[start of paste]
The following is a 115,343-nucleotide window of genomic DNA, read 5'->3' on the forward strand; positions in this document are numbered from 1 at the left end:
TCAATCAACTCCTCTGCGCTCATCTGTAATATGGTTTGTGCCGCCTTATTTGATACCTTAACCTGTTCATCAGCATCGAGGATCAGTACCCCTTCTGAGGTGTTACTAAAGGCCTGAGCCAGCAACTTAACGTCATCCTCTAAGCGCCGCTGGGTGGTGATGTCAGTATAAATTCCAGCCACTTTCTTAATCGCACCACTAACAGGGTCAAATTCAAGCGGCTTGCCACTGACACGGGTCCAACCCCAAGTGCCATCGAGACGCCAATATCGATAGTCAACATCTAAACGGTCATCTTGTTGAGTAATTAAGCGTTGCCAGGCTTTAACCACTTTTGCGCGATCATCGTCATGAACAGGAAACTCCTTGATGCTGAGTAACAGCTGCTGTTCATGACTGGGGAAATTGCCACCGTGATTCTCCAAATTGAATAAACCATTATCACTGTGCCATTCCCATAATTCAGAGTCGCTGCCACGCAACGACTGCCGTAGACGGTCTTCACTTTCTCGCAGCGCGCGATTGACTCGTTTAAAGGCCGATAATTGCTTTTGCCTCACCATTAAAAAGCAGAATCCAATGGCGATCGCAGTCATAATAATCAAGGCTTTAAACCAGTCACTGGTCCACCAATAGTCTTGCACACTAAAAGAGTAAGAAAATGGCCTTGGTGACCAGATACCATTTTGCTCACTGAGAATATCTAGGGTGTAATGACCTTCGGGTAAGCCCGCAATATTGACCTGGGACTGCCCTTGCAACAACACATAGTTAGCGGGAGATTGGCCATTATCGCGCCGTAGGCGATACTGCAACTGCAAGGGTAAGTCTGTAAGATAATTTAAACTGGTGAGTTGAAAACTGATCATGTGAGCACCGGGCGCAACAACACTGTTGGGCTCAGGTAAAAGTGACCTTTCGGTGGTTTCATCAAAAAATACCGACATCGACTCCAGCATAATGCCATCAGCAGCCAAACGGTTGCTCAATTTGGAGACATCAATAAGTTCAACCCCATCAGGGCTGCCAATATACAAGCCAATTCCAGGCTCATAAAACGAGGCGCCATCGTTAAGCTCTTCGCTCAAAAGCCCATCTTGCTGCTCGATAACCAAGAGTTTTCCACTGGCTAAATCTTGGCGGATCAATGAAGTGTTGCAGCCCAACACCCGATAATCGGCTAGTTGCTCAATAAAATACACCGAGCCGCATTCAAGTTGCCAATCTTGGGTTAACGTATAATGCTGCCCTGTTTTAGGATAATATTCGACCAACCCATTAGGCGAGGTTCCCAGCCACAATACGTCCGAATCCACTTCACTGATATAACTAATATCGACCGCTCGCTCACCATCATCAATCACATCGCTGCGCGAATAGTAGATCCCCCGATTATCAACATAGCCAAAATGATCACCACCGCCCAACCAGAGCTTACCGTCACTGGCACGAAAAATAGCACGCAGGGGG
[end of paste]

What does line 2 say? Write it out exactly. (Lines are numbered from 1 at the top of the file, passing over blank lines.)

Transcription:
TCAATCAACTCCTCTGCGCTCATCTGTAATATGGTTTGTGCCGCCTTATTTGATACCTTAACCTGTTCATCAGCATCGAGGATCAGTACCCCTTCTGAGGTGTTACTAAAGGCCTGAGCCAGCAACTTAACGTCATCCTCTAAGCGCCGCTGGGTGGTGATGTCAGTATAAATTCCAGCCACTTTCTTAATCGCACCACTAACAGGGTCAAATTCAAGCGGCTTGCCACTGACACGGGTCCAACCCCAAGTGCCATCGAGACGCCAATATCGATAGTCAACATCTAAACGGTCATCTTGTTGAGTAATTAAGCGTTGCCAGGCTTTAACCACTTTTGCGCGATCATCGTCATGAACAGGAAACTCCTTGATGCTGAGTAACAGCTGCTGTTCATGACTGGGGAAATTGCCACCGTGATTCTCCAAATTGAATAAACCATTATCACTGTGCCATTCCCATAATTCAGAGTCGCTGCCACGCAACGACTGCCGTAGACGGTCTTCACTTTCTCGCAGCGCGCGATTGACTCGTTTAAAGGCCGATAATTGCTTTTGCCTCACCATTAAAAAGCAGAATCCAATGGCGATCGCAGTCATAATAATCAAGGCTTTAAACCAGTCACTGGTCCACCAATAGTCTTGCACACTAAAAGAGTAAGAAAATGGCCTTGGTGACCAGATACCATTTTGCTCACTGAGAATATCTAGGGTGTAATGACCTTCGGGTAAGCCCGCAATATTGACCTGGGACTGCCCTTGCAACAACACATAGTTAGCGGGAGATTGGCCATTATCGCGCCGTAGGCGATACTGCAACTGCAAGGGTAAGTCTGTAAGATAATTTAAACTGGTGAGTTGAAAACTGATCATGTGAGCACCGGGCGCAACAACACTGTTGGGCTCAGGTAAAAGTGACCTTTCGGTGGTTTCATCAAAAAATACCGACATCGACTCCAGCATAATGCCATCAGCAGCCAAACGGTTGCTCAATTTGGAGACATCAATAAGTTCAACCCCATCAGGGCTGCCAATATACAAGCCAATTCCAGGCTCATAAAACGAGGCGCCATCGTTAAGCTCTTCGCTCAAAAGCCCATCTTGCTGCTCGATAACCAAGAGTTTTCCACTGGCTAAATCTTGGCGGATCAATGAAGTGTTGCAGCCCAACACCCGATAATCGGCTAGTTGCTCAATAAAATACACCGAGCCGCATTCAAGTTGCCAATCTTGGGTTAACGTATAATGCTGCCCTGTTTTAGGATAATATTCGACCAACCCATTAGGCGAGGTTCCCAGCCACAATACGTCCGAATCCACTTCACTGATATAACTAATATCGACCGCTCGCTCACCATCATCAATCACATCGCTGCGCGAATAGTAGATCCCCCGATTATCAACATAGCCAAAATGATCACCACCGCCCAACCAGAGCTTACCGTCACTGGCACGAAAAATAGCACGCAGGGGG